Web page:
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The Effect of Servant Leadership on Self-Efficacy and Innovative Behaviour: Verification of the Moderated Mediating Effect of Vocational Calling

College of Business Administration, Kangwon National Universiy, Chuncheon 24341, Korea
Author to whom correspondence should be addressed.
Adm. Sci. 2021, 11(2), 39;
Submission received: 8 March 2021 / Revised: 28 March 2021 / Accepted: 6 April 2021 / Published: 8 April 2021
(This article belongs to the Section Leadership)


This study aimed to verify the impact of servant leadership on innovative behaviour in non-governmental organisations (NGOs). It particularly investigated the role of a mediator for self-efficacy in the relationship between servant leadership and innovative behaviour. This study defined the organisational psychology-behaviour mechanism in non-profit organisations by verifying the moderated mediating effect of vocational calling in the relationship between servant leadership, self-efficacy, and innovative behaviour. The 174 pilot samples used in this study comprised community service participants in NGOs. The analysis verified the hypothesis set through causal correlations among four variables using regression analysis and the PROCESS macro developed by Hayes. Vocational calling played a moderating role in the relationship between servant leadership and self-efficacy, and vocational calling had a conditional effect on the impact of servant leadership on innovative behaviour through self-efficacy. Meanwhile, self-efficacy fully mediated servant leadership and innovative behaviour. Based on the verification of the mechanism of organisational psychology-action, this study sought ways to develop the organisation of NGOs and improve the working environment.

1. Introduction

In modern society, the source of organisational competitiveness has changed from existing systems and control mechanisms to the management and utilisation of strategic human resources. By this trend, leadership has come to play a significant role in influencing, motivating and achieving organisational goals based on specialised competencies (Bartlett and Ghoshal 2002). In particular, modern organisational culture is moving away from the traditional vertical organisation model and improving company productivity through the adoption of a horizontal organisational culture that drives change and innovation by ensuring communication, autonomy, and an open working environment (Parker et al. 2001; Ramdhani et al. 2017).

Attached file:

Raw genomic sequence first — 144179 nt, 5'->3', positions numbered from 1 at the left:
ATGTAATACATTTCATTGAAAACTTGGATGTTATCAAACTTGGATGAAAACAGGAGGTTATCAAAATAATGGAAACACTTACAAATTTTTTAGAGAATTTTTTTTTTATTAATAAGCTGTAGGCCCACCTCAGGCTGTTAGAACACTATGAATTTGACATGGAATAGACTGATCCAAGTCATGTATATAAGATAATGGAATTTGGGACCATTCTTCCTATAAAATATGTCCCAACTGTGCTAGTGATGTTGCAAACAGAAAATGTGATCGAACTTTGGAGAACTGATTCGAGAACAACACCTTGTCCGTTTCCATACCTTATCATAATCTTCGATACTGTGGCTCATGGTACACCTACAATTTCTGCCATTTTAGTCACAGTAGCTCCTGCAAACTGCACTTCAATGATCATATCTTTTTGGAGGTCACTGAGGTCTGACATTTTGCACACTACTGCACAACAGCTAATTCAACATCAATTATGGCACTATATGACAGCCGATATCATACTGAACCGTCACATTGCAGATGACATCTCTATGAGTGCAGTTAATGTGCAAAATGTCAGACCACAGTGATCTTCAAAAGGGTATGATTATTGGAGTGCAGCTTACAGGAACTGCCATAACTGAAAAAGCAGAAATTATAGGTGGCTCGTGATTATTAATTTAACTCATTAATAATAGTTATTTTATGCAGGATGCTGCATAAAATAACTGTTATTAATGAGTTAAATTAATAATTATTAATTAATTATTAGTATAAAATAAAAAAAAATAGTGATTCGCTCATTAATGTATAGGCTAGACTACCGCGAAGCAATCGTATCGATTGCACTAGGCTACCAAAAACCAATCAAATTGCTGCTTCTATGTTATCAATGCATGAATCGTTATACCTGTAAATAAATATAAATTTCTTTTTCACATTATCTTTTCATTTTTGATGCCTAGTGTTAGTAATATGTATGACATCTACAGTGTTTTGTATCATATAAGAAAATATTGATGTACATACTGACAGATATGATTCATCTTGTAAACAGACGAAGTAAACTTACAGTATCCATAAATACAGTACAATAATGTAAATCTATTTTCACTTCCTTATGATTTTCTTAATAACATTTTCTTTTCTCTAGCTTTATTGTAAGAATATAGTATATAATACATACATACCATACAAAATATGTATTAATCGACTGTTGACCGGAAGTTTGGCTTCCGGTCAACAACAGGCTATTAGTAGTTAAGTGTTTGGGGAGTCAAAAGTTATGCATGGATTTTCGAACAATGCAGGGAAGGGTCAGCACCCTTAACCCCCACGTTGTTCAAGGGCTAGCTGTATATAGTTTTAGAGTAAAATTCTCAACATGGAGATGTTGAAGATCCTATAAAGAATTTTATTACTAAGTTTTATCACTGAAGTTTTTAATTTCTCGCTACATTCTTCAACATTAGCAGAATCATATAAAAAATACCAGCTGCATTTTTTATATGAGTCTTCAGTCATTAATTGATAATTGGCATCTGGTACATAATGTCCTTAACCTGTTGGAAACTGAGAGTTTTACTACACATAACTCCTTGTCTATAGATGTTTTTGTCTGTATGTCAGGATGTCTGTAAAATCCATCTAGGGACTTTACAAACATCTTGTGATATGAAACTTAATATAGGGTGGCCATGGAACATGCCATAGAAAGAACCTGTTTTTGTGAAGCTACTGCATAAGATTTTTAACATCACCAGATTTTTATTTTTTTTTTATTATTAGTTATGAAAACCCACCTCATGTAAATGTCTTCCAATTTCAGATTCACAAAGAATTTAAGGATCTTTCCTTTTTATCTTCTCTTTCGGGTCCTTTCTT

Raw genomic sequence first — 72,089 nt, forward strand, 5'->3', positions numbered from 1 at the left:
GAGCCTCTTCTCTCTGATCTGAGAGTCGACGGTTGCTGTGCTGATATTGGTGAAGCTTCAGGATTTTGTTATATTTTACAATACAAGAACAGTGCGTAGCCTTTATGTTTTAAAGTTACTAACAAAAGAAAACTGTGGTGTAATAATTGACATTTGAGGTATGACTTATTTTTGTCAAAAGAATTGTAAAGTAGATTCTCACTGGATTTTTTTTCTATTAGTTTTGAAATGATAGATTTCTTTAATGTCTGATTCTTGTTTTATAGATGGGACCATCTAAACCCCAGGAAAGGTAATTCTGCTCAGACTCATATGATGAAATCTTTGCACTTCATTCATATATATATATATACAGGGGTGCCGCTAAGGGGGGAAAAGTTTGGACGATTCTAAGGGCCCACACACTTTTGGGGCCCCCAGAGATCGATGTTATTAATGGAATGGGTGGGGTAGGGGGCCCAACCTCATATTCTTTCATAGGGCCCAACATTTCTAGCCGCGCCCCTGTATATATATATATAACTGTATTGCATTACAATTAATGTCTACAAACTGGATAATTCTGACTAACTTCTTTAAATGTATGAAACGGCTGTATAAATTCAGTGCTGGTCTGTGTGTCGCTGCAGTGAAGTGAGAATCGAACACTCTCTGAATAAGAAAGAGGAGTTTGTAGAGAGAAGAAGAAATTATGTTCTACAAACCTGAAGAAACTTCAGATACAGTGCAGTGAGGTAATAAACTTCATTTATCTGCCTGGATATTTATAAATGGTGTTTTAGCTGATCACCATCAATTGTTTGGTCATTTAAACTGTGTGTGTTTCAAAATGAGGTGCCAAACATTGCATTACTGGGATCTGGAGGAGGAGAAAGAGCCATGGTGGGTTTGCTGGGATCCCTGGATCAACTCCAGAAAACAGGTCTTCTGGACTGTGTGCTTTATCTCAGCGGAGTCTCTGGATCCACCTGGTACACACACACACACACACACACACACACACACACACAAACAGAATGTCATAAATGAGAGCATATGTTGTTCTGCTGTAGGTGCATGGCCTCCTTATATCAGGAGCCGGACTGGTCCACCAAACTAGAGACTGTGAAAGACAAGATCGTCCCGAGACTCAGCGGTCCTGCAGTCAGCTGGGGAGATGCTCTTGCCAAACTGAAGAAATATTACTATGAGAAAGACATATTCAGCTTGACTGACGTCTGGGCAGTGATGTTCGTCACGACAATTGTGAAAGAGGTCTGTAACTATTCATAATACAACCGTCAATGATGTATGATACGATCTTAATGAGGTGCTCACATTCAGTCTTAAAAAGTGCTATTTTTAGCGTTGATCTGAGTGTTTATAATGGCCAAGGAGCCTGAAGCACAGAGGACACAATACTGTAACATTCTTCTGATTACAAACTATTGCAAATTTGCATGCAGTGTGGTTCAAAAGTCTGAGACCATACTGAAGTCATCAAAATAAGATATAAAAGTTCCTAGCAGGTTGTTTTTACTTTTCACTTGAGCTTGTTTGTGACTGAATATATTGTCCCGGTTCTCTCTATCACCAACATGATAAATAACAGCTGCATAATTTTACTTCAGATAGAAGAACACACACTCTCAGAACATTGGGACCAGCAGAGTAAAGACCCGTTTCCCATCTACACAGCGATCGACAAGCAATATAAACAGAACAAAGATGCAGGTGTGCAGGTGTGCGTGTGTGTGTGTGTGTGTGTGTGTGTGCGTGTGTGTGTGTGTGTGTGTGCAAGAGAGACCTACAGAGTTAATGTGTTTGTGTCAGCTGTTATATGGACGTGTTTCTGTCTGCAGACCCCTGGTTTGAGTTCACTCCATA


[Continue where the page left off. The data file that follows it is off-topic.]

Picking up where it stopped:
Company directors play an essential role in the clear communication of company visions and goals. However, leaders also require partners or supporters who can help to create a working environment whose members are not mentally and physically exhausted (Wu et al. 2020). The organisation’s continuous competitive advantage can achieve organisational democratisation by promoting universal respect and individual self-development and self-motivation. Leaders should consistently encourage members’ growth and development and serve as servants to satisfy members’ needs and interests. Servant leadership is an aspect of moral organisational management to develop the organisation’s approach to functional tasks and participation in social relationships within a single framework (Petrovskaya and Mirakyan 2018). From this perspective, leaders’ effectiveness is closely related to qualitative factors, such as members’ job satisfaction, job immersion, and self-efficacy (Van Knippenberg and Hogg 2003; Yukl 2008; Erdurmazlı 2019).
However, as individual tasks increase in diversity and complexity, vocational calling as a critical aspect of adaptation to organisations and problem solving has also increased. The sense of calling concept encompasses the pro-social value placed on contribution to others and the community rather than the pursuit of self-realisation based on individualism. In organisational psychology, a sense of calling is perceived as a predictor of positive behaviour ensuing from job satisfaction and happiness (Hall and Chandler 2005). Non-governmental organisations (NGOs)—organised by civic or private groups for the public social good—require more democratic forms of leadership and a sense of calling in their members (Lister 2003). Nevertheless, research on leadership and organisational behaviour has focused on general profit-seeking companies; there was a lack of effort to apply to non-profit organisations. In general, NGOs should apply international standards and establish an implementation system for social integration. Therefore, efforts to identify these NGOs’ decision-making process mechanisms and develop their organisational behaviour are crucial to promoting their universal contribution to society. Academically, studies were mainly conducted on the improvement and development of NGO human resource management and human resource development. Still, it was not easy to find research on NGO leaders’ mission, capacity, and influence. Nevertheless, the recent new paradigm shift in leadership calls for servant leadership that can contribute significantly to the organisation’s integrated management and innovation in NGO (Singh 2014; Sahat et al. 2018).